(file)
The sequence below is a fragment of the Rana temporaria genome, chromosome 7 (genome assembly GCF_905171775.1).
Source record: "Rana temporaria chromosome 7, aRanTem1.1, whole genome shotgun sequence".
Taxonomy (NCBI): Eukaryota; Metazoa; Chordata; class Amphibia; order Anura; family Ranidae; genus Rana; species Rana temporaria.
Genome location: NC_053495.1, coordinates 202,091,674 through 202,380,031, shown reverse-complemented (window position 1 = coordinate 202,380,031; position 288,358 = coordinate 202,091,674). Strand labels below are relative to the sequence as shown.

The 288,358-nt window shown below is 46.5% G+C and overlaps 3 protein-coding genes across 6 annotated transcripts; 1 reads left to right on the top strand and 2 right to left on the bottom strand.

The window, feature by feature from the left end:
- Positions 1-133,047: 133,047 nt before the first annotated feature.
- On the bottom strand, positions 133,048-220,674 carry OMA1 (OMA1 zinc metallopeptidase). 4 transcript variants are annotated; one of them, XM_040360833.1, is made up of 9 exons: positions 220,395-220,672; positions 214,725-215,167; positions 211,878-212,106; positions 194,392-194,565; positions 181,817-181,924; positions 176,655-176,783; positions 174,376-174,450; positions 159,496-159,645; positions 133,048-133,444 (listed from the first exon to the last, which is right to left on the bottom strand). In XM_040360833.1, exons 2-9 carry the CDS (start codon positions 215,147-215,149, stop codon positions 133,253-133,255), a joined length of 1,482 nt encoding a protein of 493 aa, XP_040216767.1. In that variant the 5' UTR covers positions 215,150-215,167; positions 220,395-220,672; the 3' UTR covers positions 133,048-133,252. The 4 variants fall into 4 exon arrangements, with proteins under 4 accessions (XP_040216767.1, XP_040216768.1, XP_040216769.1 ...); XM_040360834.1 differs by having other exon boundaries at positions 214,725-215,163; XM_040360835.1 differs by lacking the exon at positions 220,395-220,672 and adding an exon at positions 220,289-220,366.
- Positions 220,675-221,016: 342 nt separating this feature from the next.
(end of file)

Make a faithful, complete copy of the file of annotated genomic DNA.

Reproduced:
The sequence below is a fragment of the Rana temporaria genome, chromosome 7 (genome assembly GCF_905171775.1).
Source record: "Rana temporaria chromosome 7, aRanTem1.1, whole genome shotgun sequence".
Taxonomy (NCBI): Eukaryota; Metazoa; Chordata; class Amphibia; order Anura; family Ranidae; genus Rana; species Rana temporaria.
Genome location: NC_053495.1, coordinates 202,091,674 through 202,380,031, shown reverse-complemented (window position 1 = coordinate 202,380,031; position 288,358 = coordinate 202,091,674). Strand labels below are relative to the sequence as shown.

The 288,358-nt window shown below is 46.5% G+C and overlaps 3 protein-coding genes across 6 annotated transcripts; 1 reads left to right on the top strand and 2 right to left on the bottom strand.

The window, feature by feature from the left end:
- Positions 1-133,047: 133,047 nt before the first annotated feature.
- On the bottom strand, positions 133,048-220,674 carry OMA1 (OMA1 zinc metallopeptidase). 4 transcript variants are annotated; one of them, XM_040360833.1, is made up of 9 exons: positions 220,395-220,672; positions 214,725-215,167; positions 211,878-212,106; positions 194,392-194,565; positions 181,817-181,924; positions 176,655-176,783; positions 174,376-174,450; positions 159,496-159,645; positions 133,048-133,444 (listed from the first exon to the last, which is right to left on the bottom strand). In XM_040360833.1, exons 2-9 carry the CDS (start codon positions 215,147-215,149, stop codon positions 133,253-133,255), a joined length of 1,482 nt encoding a protein of 493 aa, XP_040216767.1. In that variant the 5' UTR covers positions 215,150-215,167; positions 220,395-220,672; the 3' UTR covers positions 133,048-133,252. The 4 variants fall into 4 exon arrangements, with proteins under 4 accessions (XP_040216767.1, XP_040216768.1, XP_040216769.1 ...); XM_040360834.1 differs by having other exon boundaries at positions 214,725-215,163; XM_040360835.1 differs by lacking the exon at positions 220,395-220,672 and adding an exon at positions 220,289-220,366.
- Positions 220,675-221,016: 342 nt separating this feature from the next.